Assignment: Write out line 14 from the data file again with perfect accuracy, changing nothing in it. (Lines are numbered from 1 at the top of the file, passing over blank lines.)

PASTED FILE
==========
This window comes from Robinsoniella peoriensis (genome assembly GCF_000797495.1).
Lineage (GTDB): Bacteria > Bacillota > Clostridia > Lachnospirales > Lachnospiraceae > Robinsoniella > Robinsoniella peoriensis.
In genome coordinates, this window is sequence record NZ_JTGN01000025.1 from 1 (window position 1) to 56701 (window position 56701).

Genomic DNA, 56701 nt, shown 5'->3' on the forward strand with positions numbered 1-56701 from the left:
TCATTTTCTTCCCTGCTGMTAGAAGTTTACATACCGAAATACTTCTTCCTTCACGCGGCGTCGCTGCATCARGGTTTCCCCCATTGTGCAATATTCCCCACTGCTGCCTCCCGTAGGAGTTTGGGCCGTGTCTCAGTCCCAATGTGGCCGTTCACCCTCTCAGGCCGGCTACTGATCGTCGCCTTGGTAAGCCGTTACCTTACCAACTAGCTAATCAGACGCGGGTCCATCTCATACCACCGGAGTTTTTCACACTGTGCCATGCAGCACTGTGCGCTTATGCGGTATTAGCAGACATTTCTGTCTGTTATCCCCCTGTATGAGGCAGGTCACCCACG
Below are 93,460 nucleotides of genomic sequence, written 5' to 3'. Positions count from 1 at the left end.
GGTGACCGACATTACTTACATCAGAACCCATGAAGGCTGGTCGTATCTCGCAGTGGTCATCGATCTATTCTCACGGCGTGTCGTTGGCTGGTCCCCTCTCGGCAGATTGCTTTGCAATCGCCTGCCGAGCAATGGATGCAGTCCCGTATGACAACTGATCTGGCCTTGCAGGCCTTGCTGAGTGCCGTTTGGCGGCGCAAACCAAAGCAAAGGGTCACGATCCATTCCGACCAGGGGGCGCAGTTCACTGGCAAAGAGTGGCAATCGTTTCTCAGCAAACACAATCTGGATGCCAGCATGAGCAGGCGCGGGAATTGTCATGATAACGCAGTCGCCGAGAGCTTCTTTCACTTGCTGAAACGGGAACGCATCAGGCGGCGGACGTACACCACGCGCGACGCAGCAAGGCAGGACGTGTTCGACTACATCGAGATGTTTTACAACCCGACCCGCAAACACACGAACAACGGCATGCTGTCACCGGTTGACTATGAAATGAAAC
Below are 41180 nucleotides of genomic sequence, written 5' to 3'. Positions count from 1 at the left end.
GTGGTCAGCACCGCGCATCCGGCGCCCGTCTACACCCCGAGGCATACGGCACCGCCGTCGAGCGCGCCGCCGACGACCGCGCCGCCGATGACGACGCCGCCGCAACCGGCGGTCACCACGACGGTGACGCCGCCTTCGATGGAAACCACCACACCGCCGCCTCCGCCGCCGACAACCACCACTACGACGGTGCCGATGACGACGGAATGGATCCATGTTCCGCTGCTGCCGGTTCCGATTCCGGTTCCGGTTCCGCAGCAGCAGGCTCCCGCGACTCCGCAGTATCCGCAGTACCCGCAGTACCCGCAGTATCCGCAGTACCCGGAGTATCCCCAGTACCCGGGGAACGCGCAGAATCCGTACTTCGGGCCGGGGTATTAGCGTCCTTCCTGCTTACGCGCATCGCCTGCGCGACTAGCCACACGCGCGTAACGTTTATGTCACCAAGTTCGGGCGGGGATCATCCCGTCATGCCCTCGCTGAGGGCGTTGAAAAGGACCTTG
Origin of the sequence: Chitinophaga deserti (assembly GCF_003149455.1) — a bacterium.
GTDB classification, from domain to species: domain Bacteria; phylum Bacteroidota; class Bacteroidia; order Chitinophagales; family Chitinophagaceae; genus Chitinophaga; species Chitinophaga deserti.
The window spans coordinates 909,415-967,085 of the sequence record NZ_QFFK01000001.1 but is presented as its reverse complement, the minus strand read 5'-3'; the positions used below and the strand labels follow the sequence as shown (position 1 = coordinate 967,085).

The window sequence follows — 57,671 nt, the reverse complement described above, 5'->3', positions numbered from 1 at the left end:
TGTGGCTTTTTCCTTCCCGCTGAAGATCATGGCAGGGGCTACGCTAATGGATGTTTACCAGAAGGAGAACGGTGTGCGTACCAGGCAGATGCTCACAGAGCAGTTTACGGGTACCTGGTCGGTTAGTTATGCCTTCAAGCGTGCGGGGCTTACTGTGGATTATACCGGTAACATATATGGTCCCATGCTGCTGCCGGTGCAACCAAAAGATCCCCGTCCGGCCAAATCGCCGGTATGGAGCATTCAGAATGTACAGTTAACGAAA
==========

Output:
TGTGGCTTTTTCCTTCCCGCTGAAGATCATGGCAGGGGCTACGCTAATGGATGTTTACCAGAAGGAGAACGGTGTGCGTACCAGGCAGATGCTCACAGAGCAGTTTACGGGTACCTGGTCGGTTAGTTATGCCTTCAAGCGTGCGGGGCTTACTGTGGATTATACCGGTAACATATATGGTCCCATGCTGCTGCCGGTGCAACCAAAAGATCCCCGTCCGGCCAAATCGCCGGTATGGAGCATTCAGAATGTACAGTTAACGAAA